Gross Motor Milestone Series: Single Leg Balance

  • By 36 months, 50% of children can balance on 1 leg for 3 seconds with their hands on their hips.
  • By 42 months, 50% can hold single leg balance on 1 leg for 5 seconds with hands on hips.
  • By 54 months, 50% can hold single leg balance for 6 seconds on each leg with less than 20 degrees of trunk movement side to side with hands on hips.
  • By 5 years of age, 50% can hold single leg balance for 10 seconds on each leg with less than 20 degrees of trunk movement side to side with hands on hips.

So your child should be able to balance on 1 foot. But why do we care? Single leg balance is a building block for more advanced skills that your child will develop as he or she gets older, such as kicking a ball, hopping, and skipping. Single leg balance is used during functional activities, such as putting on pants/shoes and stepping in/out of the bathtub/shower. Better balance promotes better body awareness, which improves safety and can also lead to more success when playing sports. There is also evidence that poor single leg balance is linked to higher risk of ACL injuries in females. Ability to hold single leg stance is one indicator that the vestibular system (sensory system that provides a sense of balance and spatial orientation for the purpose of coordinating movement with balance) and proprioceptive system (sensory system that informs us of where our body parts are at in relation to other body parts) are well-integrated, which is necessary for a child to sit still, listen, and focus their eyes, skills required for learning.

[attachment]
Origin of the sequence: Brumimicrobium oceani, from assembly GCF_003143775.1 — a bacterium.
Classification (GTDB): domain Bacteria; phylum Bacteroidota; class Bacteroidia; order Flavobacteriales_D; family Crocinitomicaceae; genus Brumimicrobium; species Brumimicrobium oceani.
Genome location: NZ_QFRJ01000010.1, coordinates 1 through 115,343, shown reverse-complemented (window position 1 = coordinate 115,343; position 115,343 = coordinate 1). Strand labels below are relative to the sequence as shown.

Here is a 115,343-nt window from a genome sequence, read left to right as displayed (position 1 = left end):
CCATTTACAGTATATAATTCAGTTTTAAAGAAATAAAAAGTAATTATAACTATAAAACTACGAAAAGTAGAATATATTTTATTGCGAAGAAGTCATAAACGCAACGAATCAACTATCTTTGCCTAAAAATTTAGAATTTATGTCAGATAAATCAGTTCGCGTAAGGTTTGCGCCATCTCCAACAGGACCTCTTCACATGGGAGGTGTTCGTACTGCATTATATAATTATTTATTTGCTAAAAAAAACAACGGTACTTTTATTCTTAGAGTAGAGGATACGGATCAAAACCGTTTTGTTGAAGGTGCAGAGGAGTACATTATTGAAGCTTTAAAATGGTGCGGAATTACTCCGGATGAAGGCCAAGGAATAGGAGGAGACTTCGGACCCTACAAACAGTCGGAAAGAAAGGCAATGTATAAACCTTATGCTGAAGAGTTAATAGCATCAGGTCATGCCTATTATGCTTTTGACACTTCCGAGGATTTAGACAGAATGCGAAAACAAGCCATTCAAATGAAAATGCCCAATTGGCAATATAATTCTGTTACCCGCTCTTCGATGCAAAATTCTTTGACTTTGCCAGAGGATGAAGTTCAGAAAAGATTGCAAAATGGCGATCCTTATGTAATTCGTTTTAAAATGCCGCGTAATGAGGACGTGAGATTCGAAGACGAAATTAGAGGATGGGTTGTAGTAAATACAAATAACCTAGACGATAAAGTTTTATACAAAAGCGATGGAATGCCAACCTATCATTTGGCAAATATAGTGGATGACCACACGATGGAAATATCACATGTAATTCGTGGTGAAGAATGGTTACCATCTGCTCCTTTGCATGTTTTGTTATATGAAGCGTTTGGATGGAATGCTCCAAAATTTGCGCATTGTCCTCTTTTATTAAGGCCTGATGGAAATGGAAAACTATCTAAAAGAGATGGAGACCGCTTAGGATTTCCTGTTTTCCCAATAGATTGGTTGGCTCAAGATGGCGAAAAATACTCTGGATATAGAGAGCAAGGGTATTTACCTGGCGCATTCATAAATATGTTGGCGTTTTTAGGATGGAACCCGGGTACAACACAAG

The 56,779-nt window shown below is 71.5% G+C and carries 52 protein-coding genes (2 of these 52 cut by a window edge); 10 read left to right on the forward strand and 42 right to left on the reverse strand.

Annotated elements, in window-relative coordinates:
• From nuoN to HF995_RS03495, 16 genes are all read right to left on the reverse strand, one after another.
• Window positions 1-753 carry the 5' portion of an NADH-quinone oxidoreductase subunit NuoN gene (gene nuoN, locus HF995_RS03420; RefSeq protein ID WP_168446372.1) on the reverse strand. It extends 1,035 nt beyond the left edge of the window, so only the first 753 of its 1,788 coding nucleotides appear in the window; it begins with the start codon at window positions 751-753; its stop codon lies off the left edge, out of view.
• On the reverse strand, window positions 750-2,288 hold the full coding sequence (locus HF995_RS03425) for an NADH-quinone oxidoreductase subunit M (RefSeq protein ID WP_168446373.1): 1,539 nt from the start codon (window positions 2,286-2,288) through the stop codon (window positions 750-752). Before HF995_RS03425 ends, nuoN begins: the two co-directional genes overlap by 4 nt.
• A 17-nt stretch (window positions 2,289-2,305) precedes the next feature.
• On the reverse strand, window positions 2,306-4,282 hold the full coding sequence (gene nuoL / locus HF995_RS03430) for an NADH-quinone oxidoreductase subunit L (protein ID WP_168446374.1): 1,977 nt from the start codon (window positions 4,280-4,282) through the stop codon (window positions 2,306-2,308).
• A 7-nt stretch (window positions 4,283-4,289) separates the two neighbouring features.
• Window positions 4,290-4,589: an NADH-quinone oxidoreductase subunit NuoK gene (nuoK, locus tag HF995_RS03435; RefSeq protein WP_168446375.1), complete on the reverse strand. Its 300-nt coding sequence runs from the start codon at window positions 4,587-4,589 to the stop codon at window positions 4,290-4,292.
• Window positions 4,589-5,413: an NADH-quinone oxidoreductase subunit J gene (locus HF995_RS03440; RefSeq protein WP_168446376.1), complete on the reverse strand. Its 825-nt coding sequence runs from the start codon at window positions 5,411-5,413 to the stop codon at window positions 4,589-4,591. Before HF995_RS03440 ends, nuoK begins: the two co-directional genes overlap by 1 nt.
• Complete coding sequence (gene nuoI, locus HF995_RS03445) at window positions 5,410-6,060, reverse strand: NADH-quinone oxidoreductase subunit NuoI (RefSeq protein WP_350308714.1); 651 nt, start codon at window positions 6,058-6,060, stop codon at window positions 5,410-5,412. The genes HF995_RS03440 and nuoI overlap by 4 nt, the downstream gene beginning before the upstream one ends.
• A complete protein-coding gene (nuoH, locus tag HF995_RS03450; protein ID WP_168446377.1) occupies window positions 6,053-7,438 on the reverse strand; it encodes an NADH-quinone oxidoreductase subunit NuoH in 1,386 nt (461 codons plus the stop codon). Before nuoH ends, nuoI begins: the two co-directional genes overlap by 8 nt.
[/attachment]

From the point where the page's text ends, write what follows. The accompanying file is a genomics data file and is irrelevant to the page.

Here are some ideas for working on single leg balance.

  • Make sure your child is able to stand with their feet together without falling.
  • Practice kicking various size balls.
  • Practice stepping over a string or a stick. Start low (2-3”) and gradually increase the height. Alternate having your child step over with right foot first and then left foot first.
  • Show your child how to balance on one leg with their arms out to the side. You may need to start by holding one of their hands and help them hold one of their legs up in the air. Alternate which foot your child is standing on. Gradually decrease your support as able.
  • Practice balancing on 1 leg with hands on hips and then with eyes closed.
  • Practice putting pants, shoes, and socks on in a standing position. Have your child hold on to a wall for balance if needed at first.

Here are some ideas to make it FUN!

  • Stand with 1 foot on a ball
  • Pop bubbles while they are in the air with your foot
  • Balance small stuffed animals, cars, etc. on the top of the foot, and lift them up and drop them in a basket
  • Play balloon volleyball with your feet
  • Practice in the pool
  • Pretend to be animals like a stork or flamingo
  • Play hopscotch

If you have concerns regarding your child’s balance or if they fall frequently, contact MOSAIC Rehabilitation for additional suggestions or for a free screen.